“The possibility of creating computer programs or machines that think like humans brings with it ethical and legal questions that we must answer,"
SACRAMENTO – State legislators, key academics, industry experts, government liaisons, and consumer representatives convened on Tuesday for the first hearing of the California State Assembly on Artificial Intelligence (AI). The committees examined the promises and challenges associated with AI, and impact it may have on the workforce, consumers, government, and businesses. Also considered was the role that the Legislature should take in approaching this complex and emerging issue.
“The possibility of creating computer programs or machines that think like humans brings with it ethical and legal questions that we must answer, as their application becomes more prevalent in our everyday lives,” said Assemblymember Ed Chau (D-Monterey Park). “This hearing is the first step to answering some of those questions by encouraging the dialogue necessary for us to find a balance between protecting our state’s population, while simultaneously driving innovation and productivity.”
A recently published article by Wired titled, The Wired Guide to Artificial Intelligence, noted that AI is frequently associated with technologies linked to our smartphones, or new gadgets like virtual assistants or smart speakers like Alexa or Google Home. Beyond such examples, however, it is not as obvious what AI looks like five years down the line, let alone 10. Similarly, it is not as readily foreseeable as to what the AI applications are in the social and governmental spaces and how exactly AI may play a role in shifting and changing our society and our economy in the next decade. At the joint informational hearing, the Committees heard about both traditional and less traditional applications of AI that range from the commercial, social, and governmental spaces, as they prepare to grapple with the question of how we should view the opportunities and challenges of AI through the public policy lens.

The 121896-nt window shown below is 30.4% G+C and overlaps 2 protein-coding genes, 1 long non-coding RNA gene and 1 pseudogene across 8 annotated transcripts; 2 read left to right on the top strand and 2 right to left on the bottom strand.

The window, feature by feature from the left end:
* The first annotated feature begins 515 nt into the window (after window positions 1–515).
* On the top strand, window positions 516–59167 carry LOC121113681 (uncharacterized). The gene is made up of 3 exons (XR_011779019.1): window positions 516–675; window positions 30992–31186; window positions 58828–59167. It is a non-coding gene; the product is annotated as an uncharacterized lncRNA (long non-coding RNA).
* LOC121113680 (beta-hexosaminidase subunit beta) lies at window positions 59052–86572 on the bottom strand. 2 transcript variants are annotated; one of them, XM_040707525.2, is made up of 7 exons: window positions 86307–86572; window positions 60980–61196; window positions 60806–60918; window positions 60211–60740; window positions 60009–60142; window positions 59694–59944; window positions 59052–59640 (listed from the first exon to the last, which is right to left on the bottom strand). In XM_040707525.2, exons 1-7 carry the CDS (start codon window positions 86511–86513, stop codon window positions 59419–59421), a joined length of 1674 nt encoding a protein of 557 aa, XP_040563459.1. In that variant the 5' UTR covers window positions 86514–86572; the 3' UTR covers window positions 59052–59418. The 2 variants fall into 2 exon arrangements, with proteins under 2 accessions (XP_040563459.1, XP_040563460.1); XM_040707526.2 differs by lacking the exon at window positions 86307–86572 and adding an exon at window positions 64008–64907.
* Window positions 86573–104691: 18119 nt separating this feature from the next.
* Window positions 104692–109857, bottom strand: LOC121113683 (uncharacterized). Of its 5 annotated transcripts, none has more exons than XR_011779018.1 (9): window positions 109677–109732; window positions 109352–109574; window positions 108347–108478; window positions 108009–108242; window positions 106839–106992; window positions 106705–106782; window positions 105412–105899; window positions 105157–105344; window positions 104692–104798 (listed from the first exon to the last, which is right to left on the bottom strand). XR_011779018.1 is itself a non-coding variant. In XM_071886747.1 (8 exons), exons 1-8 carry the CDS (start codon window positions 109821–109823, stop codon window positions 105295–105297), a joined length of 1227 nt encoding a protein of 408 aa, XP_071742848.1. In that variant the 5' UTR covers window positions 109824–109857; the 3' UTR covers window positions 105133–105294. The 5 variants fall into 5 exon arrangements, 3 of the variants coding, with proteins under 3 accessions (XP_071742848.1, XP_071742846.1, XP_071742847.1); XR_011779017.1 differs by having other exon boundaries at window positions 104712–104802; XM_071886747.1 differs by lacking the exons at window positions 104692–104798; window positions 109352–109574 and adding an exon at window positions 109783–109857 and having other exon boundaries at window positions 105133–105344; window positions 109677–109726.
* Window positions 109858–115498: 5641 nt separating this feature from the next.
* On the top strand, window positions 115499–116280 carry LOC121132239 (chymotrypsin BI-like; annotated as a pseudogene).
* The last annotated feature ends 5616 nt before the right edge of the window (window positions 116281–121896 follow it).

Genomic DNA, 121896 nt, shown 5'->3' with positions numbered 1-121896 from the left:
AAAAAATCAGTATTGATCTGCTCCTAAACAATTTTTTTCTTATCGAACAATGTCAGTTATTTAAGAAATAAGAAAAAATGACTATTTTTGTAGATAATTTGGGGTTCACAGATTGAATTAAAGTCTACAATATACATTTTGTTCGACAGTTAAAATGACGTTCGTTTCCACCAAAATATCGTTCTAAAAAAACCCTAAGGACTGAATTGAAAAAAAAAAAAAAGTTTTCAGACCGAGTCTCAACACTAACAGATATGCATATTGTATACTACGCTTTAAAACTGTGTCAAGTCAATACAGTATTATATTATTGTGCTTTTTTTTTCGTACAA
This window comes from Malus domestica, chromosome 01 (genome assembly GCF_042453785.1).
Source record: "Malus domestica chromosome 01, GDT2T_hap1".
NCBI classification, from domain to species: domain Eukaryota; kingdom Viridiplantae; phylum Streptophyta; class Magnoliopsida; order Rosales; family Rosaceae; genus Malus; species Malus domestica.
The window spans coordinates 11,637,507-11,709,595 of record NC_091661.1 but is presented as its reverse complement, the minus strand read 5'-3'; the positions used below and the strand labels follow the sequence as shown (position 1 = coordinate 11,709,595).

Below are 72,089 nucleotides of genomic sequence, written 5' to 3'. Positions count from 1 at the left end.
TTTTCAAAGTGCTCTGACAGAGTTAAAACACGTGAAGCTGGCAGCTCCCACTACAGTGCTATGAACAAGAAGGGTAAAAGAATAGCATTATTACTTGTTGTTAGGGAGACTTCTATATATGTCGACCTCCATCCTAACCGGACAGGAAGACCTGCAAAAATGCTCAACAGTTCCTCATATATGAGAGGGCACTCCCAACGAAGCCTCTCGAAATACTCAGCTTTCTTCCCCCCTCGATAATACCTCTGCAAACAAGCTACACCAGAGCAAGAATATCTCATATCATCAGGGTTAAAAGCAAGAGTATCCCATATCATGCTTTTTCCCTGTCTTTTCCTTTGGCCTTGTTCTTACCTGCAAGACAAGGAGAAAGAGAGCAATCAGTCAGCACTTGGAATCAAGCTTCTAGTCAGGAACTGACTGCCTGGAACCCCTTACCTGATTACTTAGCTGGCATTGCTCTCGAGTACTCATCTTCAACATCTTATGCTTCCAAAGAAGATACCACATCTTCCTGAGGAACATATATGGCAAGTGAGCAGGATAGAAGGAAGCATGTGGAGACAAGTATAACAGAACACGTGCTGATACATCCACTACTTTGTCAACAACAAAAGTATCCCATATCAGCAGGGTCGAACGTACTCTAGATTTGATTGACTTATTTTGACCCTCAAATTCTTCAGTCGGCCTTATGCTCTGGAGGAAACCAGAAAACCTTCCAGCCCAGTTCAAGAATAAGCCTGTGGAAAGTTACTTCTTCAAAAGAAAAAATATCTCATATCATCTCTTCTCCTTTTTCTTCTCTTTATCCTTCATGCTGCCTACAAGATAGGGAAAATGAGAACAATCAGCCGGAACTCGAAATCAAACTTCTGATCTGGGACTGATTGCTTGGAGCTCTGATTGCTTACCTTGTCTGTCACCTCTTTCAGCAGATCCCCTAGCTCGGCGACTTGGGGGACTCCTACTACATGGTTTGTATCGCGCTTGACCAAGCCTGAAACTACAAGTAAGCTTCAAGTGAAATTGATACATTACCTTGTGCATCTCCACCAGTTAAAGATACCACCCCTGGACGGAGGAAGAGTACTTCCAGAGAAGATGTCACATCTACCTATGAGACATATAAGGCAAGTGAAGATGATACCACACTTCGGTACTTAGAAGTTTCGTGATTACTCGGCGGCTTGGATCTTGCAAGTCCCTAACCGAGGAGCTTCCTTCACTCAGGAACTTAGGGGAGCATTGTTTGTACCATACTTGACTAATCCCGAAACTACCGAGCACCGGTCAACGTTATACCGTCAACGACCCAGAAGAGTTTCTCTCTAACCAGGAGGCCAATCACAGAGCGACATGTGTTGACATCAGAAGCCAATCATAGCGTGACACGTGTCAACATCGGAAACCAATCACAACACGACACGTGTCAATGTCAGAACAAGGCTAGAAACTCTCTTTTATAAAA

“AI is an issue that warrants greater awareness, understanding, and debate among various stakeholders and it is my plan to hold subsequent gatherings to continue this dialogue in the months and years ahead.”
The hearing was titled, "Identifying the Promises and Challenges of Artificial Intelligence: shaping the future of California public policy to prepare and protect the state’s population, including its workforce and consumers, while simultaneously driving innovation and productivity as a leader in the global marketplace.” It included expert testimony from Olaf J. Groth, Ph.D., at HULT International Business School, UC Berkeley BRIE & WITS, and Cambrian.ai; Lenny Mendonca, Co-Chair of California Forward, Senior Partner Emeritus at McKinsey, and Chairman of New America; Robert Atkinson, President of the Information Technology and Innovation Foundation; Doug Bloch, Political Director at the Teamsters Joint Council 7; Peter Liebert, Chief Information Security Officer at the California Department of Technology; Vikrum Aiyer, Vice President of Public Policy and Strategic Communication at Postmates; Paul Dagum, MD & PhD, the Founder and Chief Executive Officer of Mindstrong; Matt Cagle, Technology and Civil Liberties Attorney, ACLU of Northern CA; Jonathan Feldman of the California Police Chiefs Association; Dana Rao, Vice President of Intellectual Property and Litigation at Adobe; Sara Flocks, California Labor Federation; and Samantha Corbin, Privacy Rights Clearinghouse and Electronic Frontier Foundation.
Assemblymember Chau is the Chair of the Assembly Committee on Privacy and Consumer Protection and Select Committee on Emerging Technologies and Innovation. He represents the 49th Assembly District, comprised of the communities of Alhambra, Arcadia, El Monte, Monterey Park, Rosemead, San Gabriel, San Marino, Temple City and portions of Montebello and South El Monte.
For additional information and a copy of the agenda, please visit: http://privacycp.assembly.ca.gov/content/2018-oversightinformational-hearings